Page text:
War of the Rebellion: Serial 100 Page 0490 OPERATIONS IN N. C., S. C., S. GA., AND E. FLA. Chapter LIX.

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RALEIGH, May 13, 1865.

(Received 10. 40 a. m. 14th.)

Major-General HALLECK:

I deem it of the greatest importance that post-offices and post-masters be re-established throughout this State as soon as possible. If you approve, will you please bring the matter to the attention of the Postmaster-General?




Greensborough, N. C., May 13, 1865.

Lieutenant Colonel J. A. CAMPBELL,

Assistant Adjutant-General, Department of North Carolina:

SIR: I have the honor to recommend to the commanding general that the application heretofore made to the War Department for the promotion of Colonel S. A. Strickland, Fiftieth Ohio Volunteers, commanding Third Brigade, Second Division, of this corps, be renewed. Colonel Strickland is not only one of our oldest brigade commanders, but the very honorable part he bore during the whole of last year in the campaign of Atlanta and of Nashville fully entitled him to the advancement which was at least twice recommended on his behalf. My own impression was strong that an accidental omission or oversight must have been the cause of his not receiving promotion at the same time with several other brigade commanders of the corps. The recent resignation of General's Reilly and Casement afford the opportunity of recognizing the merits of Colonel Strickland before he shall leave the service, and I feel that I should not do my duty to a deserving officer if I did not again urge attention to his faithful and uncomplaining services.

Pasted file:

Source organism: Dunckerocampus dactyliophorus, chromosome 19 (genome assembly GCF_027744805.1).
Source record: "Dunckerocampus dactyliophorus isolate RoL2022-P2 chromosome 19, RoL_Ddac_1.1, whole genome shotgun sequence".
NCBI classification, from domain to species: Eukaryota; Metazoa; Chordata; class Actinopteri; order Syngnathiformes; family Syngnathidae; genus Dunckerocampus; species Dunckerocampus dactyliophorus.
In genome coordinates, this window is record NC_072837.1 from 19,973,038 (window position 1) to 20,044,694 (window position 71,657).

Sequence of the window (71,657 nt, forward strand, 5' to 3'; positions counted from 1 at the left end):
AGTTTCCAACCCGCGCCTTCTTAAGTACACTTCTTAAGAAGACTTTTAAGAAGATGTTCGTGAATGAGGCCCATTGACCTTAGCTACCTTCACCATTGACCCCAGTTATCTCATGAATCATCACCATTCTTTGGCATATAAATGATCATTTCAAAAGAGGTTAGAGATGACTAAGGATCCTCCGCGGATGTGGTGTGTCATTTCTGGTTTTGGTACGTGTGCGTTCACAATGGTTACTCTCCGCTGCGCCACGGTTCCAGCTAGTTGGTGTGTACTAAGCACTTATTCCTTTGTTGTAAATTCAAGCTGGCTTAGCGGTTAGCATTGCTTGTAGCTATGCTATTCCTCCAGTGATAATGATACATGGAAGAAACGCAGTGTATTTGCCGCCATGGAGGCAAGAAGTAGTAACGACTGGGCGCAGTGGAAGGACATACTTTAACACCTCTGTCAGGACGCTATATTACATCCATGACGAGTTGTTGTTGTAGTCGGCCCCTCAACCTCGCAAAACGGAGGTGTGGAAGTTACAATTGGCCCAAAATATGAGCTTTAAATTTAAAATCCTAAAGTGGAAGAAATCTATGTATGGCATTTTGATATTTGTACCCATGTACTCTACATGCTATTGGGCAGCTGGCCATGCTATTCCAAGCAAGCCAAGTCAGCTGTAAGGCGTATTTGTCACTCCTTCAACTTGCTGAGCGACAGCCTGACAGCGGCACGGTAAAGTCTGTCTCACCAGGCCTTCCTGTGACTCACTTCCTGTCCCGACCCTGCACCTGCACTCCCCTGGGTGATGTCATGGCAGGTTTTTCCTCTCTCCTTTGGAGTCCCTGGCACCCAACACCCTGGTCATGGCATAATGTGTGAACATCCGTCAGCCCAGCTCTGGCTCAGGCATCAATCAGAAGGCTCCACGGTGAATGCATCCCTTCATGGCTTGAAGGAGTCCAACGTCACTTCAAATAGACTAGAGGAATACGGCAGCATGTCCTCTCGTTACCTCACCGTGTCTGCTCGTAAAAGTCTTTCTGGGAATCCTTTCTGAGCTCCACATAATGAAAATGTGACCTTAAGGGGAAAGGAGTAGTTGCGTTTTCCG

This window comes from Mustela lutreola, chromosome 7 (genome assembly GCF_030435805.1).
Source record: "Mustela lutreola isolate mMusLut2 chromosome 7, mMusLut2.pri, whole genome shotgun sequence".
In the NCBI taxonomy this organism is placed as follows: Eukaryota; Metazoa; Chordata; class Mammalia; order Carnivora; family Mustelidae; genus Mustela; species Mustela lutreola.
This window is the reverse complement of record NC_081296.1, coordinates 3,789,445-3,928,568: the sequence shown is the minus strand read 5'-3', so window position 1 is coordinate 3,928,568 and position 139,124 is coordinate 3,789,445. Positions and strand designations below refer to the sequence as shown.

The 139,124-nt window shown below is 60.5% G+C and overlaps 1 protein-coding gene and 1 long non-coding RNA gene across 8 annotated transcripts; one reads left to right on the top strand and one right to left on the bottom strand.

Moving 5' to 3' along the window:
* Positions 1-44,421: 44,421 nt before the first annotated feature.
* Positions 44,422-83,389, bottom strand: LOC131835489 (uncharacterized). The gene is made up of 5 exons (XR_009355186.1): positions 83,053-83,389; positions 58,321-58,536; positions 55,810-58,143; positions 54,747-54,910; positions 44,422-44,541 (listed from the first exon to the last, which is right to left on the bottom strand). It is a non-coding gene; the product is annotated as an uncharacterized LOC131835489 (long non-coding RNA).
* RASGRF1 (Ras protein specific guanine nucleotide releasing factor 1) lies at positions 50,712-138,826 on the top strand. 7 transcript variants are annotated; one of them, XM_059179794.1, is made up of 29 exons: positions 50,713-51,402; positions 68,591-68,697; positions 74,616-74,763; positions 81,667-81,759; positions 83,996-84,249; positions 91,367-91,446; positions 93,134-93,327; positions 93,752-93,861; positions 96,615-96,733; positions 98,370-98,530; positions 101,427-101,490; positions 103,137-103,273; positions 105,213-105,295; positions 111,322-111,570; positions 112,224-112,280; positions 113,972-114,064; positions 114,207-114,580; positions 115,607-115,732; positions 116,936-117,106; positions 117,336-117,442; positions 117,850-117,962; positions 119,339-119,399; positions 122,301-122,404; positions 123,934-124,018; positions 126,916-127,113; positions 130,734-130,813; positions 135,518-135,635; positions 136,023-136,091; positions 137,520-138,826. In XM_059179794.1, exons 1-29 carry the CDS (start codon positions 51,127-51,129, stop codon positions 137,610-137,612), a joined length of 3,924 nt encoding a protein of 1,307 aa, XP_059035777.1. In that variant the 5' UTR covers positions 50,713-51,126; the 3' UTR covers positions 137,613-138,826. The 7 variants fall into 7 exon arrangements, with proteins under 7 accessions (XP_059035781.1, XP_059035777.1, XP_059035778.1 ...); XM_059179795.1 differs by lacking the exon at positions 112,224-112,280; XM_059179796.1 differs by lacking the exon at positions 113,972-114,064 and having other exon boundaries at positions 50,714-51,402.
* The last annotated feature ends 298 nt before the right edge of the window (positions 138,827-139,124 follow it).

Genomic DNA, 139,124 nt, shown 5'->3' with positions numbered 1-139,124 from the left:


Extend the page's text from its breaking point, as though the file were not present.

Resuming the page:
Very respectfully, your obedient servant,

J. D. COX,

Major-General, Commanding.


Greensborough, N. C., May 13, 1865.

Lieutenant E. W. WELSTED,

Adjutant Ninth New Jersey Volunteers:

SIR: I have the honor to submit the following report: In accordance with orders from Major-General Cox, I left Greensborough, N. C., with my company on May 5, 1865, and proceeded by railroad to Salisbury, N. C. ; arrived there at 11 a. m. I left Salisbury at 5 p. m., and was transported by rail to within five miles of Concord, a station twenty-one miles from Charlotte, N. C. The next morning, May 6, I marched to Concord and telegraphed to Charlotte for a train. I received an answer stating that an accident had happened to the downward train, and that no train would run for a day or so. I immediately took up line of march, and that evening encamped thirteenth miles from Charlotte. The next morning I resumed the march and arrived in Charlotte at 5. 30 p. m. I found the town filled with rebel soldiers; raids were made by mobs on stores that had been left by the rebels. Drunkenness and disorder generally had been the order of the day. I immediately issued an order assuming command of the post; also, another prohibiting the sale of all kinds of spirituous liquors. After my arrival